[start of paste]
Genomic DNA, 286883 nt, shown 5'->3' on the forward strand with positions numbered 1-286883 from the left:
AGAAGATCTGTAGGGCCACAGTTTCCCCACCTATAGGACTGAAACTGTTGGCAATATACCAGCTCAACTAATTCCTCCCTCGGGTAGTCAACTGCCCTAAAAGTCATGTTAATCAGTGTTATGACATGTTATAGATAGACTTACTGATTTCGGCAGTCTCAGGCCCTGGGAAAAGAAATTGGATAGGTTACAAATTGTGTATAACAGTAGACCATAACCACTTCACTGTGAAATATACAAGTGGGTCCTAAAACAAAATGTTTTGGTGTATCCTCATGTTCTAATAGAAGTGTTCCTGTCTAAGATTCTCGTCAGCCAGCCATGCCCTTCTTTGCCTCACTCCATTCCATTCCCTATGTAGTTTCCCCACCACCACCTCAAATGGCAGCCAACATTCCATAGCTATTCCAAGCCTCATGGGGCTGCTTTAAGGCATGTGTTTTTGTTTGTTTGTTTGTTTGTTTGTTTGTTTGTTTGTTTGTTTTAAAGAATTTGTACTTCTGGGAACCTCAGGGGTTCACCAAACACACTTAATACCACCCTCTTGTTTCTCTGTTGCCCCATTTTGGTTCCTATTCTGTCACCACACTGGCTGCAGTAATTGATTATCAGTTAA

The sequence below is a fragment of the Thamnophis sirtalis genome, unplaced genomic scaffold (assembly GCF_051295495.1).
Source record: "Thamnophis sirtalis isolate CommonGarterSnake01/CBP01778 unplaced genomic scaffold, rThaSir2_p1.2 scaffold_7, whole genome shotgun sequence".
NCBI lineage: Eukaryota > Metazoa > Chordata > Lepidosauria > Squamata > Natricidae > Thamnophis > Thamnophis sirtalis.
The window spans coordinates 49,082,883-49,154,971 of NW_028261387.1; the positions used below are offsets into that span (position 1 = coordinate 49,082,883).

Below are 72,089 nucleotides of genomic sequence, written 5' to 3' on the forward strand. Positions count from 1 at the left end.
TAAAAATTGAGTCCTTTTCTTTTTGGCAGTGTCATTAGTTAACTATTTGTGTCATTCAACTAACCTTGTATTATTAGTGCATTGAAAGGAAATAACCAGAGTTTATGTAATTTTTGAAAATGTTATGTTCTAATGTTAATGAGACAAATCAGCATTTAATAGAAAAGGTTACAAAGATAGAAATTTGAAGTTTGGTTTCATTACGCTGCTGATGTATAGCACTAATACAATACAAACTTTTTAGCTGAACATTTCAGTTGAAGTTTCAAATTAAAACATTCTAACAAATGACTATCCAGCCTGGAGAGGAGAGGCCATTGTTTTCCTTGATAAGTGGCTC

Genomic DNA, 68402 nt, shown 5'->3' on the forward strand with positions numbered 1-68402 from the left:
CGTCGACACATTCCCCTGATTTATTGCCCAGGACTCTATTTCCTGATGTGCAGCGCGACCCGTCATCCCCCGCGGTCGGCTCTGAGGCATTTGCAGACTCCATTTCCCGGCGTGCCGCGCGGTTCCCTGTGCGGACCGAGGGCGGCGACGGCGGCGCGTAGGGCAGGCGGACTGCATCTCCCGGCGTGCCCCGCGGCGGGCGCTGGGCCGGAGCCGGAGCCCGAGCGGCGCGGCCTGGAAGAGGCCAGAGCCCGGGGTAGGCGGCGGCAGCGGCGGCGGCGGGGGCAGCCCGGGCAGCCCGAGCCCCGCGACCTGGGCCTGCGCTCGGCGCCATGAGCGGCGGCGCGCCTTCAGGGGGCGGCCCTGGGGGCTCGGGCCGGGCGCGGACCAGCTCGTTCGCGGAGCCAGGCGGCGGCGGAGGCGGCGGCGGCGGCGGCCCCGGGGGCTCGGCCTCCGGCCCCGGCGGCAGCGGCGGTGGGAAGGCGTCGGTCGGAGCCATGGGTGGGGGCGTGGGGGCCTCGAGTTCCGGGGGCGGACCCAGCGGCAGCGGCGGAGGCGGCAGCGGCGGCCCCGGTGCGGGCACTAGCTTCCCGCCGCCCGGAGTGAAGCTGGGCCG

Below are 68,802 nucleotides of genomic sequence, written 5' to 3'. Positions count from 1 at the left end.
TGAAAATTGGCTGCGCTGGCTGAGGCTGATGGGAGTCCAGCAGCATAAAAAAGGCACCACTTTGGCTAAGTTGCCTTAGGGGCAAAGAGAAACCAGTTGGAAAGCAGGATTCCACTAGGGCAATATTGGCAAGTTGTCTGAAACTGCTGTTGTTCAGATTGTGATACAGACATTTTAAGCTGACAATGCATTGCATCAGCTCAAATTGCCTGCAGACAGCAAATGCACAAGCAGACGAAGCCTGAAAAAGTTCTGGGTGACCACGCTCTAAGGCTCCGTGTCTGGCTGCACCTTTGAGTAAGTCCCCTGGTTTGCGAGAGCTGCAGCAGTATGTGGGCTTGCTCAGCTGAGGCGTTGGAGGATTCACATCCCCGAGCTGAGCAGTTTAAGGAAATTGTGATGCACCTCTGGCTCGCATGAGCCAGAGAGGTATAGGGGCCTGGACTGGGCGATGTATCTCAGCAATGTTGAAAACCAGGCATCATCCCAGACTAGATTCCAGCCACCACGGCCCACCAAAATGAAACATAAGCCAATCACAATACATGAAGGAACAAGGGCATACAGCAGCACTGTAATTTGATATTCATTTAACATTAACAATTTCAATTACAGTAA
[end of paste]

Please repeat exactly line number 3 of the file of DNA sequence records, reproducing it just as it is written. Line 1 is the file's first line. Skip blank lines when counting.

The sequence below is a fragment of the Thamnophis sirtalis genome, unplaced genomic scaffold (assembly GCF_051295495.1).